to correspondents on medical questions are printed, is highly detrimental to the public
interest and most improper from a professional point of view." (British Medical Association's Decisions.)
A physician acting in a public capacity, e.g. a Health Officer, may issue to the
public warnings or notices regarding public health matters under his own name.
Library Hours:
Monday to Friday 9:00 a.m. - 9:30 p.m.
Saturday 9:00 a.m. - 1:00 p.m.
Recent Accessions:
Thomson, Lowe & McKeown, The Care of the Ageing and Chronic Sick, 1951.
Coope, R., The Quiet Art: A Doctor's Anthology, 1952.
Davidson, M., Smithers, and Tubbs, O. S., The Diagnosis and Treatment of Intrathoracic
New Growth, 1951.
Wright, S., Applied Physiology, 1952.
Clayton, S. and Oram S.  (editors), Medical Disorders during Pregnancy, 1951.
Mcllwraight, T. R., The Bella Coola Indians, 1948.
Daland, G. A., A Colour Atlas of Morphologic Haematology, 1951.
Levine, S. L. et al (editors), Advances in Pediatrics, volume 5, 1952.
Hagedorn, H., Prophet in the Wilderness, The Story of Albert Schweitzer, 1949.
Smith, H. W., The Kidney, Structure and Function in Health and Disease, 1951.
Lever, W. F. , Histopathology of the Slun, 1949.
By August A. Werner, M.D. and Associates
The title suggests that this book contains a summary of recent advances in Endocrinology. This title is misleading, however. The book, instead, contains the biography
of the author, a self-made man who began his career in a meat market, became a postal
clerk and finally realized a lifelong ambition to become a doctor. He pioneered in the
field of endocrinology in the twenties when the subject lacked a firm scientific foundation, and the extracts lacked potency. However, carried along by an outstanding personality and unlimited enthusiasm Doctor Werner claimed spectacular results in the
treatment of the male and female climacteric, which he considered to be identical conditions,' and in involutional melancholia.
He was among the first to study endometrial changes observed in the castrate female
with theelin, and found relaxation in writing, poetry, which although lacking Shakespearian quality, gave great satisfaction to its author.
A collection of reprints of the author's papers is included, but as they are largely
out of date, this book may be of value to the medical historian but is of no value to
the student of endocrinology.
Vancouver Medical  Association
President Dr. E. C McCoy
Vice-President Dr. D. S. Munroe-
Honorary Treasurer ! Dr. G. E. Langley
Honorary Secretary Dr. J. H. Black
Editor , Dr. J. H. MacDermot
I would like to take this opportunity to submit a report on the activities in golf by
the Vancouver Medical Association this year.
It has been our most successful year to date with the largest participating entry
taking part. In the neighborhood of one hundred and twenty physicians played golf
this summer. Five tournaments were played, the first at Fraserview in April, 1952, the
Summer School at Quilchena in May, the University in June, Burquitlam in July and
the final wind-up at Quilchena in September. As well as this, a matched play against
the Seattle physicians was played at Shaughnessy on May 8th. 1952.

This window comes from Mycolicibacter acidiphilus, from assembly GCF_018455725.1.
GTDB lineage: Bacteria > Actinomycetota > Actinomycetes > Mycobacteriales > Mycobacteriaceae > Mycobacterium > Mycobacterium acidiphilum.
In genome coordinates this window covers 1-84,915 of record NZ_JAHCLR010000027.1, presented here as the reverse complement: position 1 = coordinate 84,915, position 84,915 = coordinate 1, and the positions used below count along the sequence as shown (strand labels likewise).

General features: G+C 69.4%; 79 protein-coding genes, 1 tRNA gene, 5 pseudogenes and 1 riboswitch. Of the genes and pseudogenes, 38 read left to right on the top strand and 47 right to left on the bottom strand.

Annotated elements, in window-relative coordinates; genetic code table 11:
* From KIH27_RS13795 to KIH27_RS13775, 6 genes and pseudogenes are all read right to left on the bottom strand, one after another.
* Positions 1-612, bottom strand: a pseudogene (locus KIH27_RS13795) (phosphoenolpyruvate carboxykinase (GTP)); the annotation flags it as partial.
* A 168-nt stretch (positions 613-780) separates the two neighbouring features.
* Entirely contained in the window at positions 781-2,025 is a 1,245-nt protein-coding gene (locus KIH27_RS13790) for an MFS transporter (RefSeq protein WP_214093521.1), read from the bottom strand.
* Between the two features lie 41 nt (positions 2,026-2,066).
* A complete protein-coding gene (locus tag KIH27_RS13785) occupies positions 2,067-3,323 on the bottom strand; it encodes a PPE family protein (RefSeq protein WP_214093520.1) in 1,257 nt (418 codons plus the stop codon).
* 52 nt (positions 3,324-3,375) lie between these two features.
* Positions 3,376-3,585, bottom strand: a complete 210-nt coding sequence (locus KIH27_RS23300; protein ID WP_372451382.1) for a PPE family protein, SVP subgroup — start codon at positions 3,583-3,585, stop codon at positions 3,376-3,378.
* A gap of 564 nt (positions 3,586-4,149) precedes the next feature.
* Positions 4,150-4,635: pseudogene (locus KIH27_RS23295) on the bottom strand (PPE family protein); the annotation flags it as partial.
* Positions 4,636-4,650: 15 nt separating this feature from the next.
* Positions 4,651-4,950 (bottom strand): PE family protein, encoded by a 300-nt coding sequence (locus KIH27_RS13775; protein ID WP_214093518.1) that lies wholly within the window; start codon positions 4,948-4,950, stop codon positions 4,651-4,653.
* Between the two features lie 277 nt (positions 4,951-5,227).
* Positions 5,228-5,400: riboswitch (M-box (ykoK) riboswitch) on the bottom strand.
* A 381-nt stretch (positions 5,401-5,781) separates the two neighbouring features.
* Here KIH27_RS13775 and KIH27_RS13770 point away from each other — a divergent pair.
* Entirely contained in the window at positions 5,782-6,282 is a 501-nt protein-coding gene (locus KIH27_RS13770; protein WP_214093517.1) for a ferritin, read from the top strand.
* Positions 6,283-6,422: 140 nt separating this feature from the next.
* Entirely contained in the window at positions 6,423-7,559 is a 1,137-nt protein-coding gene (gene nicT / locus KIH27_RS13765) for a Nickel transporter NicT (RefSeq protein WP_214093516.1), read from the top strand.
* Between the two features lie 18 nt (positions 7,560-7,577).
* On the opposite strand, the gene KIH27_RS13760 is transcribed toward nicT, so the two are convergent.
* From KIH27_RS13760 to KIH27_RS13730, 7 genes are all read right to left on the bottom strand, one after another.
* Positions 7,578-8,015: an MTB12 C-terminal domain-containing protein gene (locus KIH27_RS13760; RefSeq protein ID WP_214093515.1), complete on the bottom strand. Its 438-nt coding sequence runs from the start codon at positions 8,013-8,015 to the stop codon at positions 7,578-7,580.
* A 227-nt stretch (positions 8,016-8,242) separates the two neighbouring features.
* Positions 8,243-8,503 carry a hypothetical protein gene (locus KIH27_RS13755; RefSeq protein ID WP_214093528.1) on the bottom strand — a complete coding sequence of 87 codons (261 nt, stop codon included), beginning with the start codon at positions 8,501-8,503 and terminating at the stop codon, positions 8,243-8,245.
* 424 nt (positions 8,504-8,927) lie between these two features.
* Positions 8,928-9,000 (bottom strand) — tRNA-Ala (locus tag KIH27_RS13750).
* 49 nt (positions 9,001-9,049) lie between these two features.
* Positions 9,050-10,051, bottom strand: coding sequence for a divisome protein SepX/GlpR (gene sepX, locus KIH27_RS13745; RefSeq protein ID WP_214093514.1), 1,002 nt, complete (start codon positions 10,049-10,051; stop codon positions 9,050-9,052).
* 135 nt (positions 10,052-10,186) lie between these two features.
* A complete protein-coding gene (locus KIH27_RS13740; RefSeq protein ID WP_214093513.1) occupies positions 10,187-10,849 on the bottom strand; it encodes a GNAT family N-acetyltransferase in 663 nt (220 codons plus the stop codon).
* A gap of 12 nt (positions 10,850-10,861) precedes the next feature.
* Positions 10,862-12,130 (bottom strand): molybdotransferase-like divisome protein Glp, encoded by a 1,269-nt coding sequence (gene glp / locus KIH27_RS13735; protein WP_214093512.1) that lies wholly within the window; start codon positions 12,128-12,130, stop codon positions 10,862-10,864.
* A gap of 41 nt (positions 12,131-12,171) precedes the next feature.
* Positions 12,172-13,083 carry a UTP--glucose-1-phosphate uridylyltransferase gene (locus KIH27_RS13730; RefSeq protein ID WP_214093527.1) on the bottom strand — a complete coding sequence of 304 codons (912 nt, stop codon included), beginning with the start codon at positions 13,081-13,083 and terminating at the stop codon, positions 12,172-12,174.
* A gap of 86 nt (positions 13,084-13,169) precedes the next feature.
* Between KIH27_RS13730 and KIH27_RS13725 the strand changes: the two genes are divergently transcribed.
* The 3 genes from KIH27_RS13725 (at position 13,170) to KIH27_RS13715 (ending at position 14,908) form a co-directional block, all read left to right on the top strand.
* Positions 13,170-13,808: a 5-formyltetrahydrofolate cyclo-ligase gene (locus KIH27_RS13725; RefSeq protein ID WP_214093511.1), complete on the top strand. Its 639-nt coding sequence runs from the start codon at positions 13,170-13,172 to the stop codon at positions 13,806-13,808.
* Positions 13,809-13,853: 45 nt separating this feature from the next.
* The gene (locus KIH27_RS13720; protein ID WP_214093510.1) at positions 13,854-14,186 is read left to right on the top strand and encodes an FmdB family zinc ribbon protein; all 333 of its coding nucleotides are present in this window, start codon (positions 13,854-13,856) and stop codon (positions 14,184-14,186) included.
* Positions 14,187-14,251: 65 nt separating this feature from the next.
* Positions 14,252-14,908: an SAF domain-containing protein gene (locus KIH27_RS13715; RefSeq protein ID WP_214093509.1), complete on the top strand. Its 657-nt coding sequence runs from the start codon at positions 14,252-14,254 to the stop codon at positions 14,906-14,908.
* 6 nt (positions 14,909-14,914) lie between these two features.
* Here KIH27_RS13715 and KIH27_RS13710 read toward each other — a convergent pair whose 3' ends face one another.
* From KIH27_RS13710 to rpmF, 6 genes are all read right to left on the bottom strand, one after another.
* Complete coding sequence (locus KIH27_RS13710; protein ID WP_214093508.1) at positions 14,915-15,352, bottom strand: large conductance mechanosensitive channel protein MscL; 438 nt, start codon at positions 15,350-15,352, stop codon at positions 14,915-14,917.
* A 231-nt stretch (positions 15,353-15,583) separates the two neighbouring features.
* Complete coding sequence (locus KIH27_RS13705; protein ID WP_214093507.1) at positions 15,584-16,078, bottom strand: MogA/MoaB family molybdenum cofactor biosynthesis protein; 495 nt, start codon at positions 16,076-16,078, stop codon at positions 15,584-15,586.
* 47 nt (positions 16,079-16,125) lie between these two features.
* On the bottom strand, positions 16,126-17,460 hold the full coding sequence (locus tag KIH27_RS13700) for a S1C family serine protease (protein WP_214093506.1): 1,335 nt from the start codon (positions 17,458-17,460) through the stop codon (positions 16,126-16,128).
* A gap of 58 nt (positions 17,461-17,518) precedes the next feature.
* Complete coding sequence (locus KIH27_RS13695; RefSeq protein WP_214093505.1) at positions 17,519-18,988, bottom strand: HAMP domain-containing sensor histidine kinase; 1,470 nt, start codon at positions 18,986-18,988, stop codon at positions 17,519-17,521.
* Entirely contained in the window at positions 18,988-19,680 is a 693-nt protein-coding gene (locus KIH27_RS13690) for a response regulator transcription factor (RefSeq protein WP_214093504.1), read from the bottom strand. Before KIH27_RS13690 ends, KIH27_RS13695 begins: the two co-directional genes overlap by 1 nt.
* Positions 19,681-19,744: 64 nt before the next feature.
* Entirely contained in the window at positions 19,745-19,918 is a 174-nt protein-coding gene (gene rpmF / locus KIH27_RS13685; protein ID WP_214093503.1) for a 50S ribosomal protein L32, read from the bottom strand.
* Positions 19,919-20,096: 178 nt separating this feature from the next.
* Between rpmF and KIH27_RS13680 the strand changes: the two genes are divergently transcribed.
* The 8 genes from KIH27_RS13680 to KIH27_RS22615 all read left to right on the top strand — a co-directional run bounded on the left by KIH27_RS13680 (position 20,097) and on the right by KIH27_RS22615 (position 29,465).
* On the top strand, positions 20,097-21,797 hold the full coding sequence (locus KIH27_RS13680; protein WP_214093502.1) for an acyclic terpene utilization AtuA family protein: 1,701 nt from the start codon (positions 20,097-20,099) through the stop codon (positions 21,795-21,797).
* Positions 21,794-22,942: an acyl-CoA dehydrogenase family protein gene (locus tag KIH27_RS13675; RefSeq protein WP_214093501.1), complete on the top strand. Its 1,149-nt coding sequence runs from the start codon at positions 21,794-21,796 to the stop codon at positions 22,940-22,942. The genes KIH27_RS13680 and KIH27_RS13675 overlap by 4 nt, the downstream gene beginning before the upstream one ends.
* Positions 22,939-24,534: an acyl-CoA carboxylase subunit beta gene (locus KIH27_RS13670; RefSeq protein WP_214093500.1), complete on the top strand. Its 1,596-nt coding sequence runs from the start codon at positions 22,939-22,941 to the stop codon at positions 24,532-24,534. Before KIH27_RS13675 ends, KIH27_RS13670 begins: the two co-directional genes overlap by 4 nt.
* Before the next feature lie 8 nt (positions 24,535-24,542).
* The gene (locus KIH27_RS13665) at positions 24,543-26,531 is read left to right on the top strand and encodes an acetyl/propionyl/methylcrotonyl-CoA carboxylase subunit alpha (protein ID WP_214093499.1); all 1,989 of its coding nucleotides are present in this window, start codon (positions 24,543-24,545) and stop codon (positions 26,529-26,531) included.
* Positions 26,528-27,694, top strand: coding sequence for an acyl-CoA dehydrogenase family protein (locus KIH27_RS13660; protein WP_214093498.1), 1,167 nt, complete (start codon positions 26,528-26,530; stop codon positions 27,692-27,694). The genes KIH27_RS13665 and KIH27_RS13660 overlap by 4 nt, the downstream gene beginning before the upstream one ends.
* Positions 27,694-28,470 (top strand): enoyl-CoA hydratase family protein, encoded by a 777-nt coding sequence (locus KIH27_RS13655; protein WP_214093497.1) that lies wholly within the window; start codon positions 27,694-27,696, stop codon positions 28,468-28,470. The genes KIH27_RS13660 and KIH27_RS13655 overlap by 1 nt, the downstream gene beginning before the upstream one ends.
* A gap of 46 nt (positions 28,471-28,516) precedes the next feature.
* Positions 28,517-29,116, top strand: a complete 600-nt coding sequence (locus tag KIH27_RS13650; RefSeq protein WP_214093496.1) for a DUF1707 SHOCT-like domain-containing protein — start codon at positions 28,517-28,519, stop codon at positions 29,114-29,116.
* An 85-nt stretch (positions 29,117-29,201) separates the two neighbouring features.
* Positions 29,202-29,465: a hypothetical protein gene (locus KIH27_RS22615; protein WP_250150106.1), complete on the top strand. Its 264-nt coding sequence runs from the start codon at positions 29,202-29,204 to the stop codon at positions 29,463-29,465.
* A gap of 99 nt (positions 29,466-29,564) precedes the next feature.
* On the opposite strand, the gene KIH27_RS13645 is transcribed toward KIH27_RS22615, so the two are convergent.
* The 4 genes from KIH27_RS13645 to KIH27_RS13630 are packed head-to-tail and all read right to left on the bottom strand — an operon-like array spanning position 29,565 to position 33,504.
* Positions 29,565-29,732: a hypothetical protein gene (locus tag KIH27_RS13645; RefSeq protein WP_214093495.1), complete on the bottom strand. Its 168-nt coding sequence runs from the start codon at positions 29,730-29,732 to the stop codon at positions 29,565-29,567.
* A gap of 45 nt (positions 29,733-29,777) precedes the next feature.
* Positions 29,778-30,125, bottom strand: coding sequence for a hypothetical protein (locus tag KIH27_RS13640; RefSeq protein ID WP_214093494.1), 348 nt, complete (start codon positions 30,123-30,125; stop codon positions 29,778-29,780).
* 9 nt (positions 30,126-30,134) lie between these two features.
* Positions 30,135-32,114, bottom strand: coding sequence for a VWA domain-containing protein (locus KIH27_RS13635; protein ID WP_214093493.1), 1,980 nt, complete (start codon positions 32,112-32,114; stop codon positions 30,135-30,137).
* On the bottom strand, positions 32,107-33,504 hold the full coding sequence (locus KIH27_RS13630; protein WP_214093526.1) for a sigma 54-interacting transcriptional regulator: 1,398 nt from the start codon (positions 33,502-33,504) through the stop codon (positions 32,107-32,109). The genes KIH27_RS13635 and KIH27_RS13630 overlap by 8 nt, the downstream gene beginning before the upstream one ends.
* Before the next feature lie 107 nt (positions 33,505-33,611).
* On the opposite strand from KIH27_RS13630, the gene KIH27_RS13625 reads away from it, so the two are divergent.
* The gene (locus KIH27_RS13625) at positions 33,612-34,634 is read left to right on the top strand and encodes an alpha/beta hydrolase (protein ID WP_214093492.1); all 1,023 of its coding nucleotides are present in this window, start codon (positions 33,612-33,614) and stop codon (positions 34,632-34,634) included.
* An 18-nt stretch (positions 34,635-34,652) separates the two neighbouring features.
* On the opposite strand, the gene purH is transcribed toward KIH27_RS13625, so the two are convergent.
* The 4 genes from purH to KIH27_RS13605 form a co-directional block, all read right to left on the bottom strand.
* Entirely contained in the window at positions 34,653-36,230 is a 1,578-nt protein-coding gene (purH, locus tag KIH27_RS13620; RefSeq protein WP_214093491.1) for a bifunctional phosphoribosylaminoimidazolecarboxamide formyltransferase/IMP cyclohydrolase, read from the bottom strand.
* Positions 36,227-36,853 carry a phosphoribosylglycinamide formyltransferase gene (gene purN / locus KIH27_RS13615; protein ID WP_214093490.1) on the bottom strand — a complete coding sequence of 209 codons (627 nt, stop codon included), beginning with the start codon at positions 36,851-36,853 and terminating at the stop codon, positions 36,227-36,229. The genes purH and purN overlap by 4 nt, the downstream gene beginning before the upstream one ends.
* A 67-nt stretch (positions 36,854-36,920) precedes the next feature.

The wives of the young doctors ran a wind-up dance for this year, which was at
Stanley Park Pavilion. An excellent dinner was served and a grand evening was had
by all who attended, and it was a most happy occasion for the presentation of the
prizes for the year. We are very grateful to that group for this party and hope that it
can be repeated successfully each year.
Besides the prizes competed for during the season, the following cups were won:
The McDonald trophy for the two lowest gross scores of the year—Dr. M. Share. The
Joe Bilodeau trophy for the low gross of the year—Dr. H. W. Mcintosh. The Rams-
horn trophy, two lowest nets for the year—Dr. H. L. Patrick. In presentation of the
Ramshorn trophy this year, Dr. Dan McLellan, the original donator, had struck off a
bronze plaque replica of the cup as well as two further plaques for the inclusion of the
names of the winners since its original donation. As well as this, an etching was made
of the trophy and was presented to all the winners while the etchings remaining out
of one hundred struck off, should guarantee that these can be distributed to the winner
each year for one hundred years from the time* of the original donation.   These etchings
Page 71 are to be kept in the offices of the Vancouver Medical Association at the Academy
building. The George Worthington trophy donated year for the low net of the year—
Dr. H. L. Patrick. The Lockhart trophy, low net of the year for 18 and over handicaps—Dr. H. A. Kester. The Fisher & Burpe championship Flight Cup—Dr. S. A.
McFetridge, who also won a 15-lb. salmon for the same competition, the prize being
donated by Mr. Duncan Hamilton. The winner of the 1st flight competition—Dr. G. A.
McLaughlin, a shirt donated by Mr. Mackin of Cunningham Drugs. The 2nd flight
won by Dr. H. L. Patrick, a stethoscope donated by B. C. Stevens. The 3rd flight was
won by Dr. H. A. Kester, a driver donated by Ivor Williams Sporting Goods. (The
4th flight was won by Dr. McKenzie Morrison, an English putter donated by British
Drug Houses (Mr. Hooper).
At the end of the year, there was a balance of funds of $103.57. Most of this]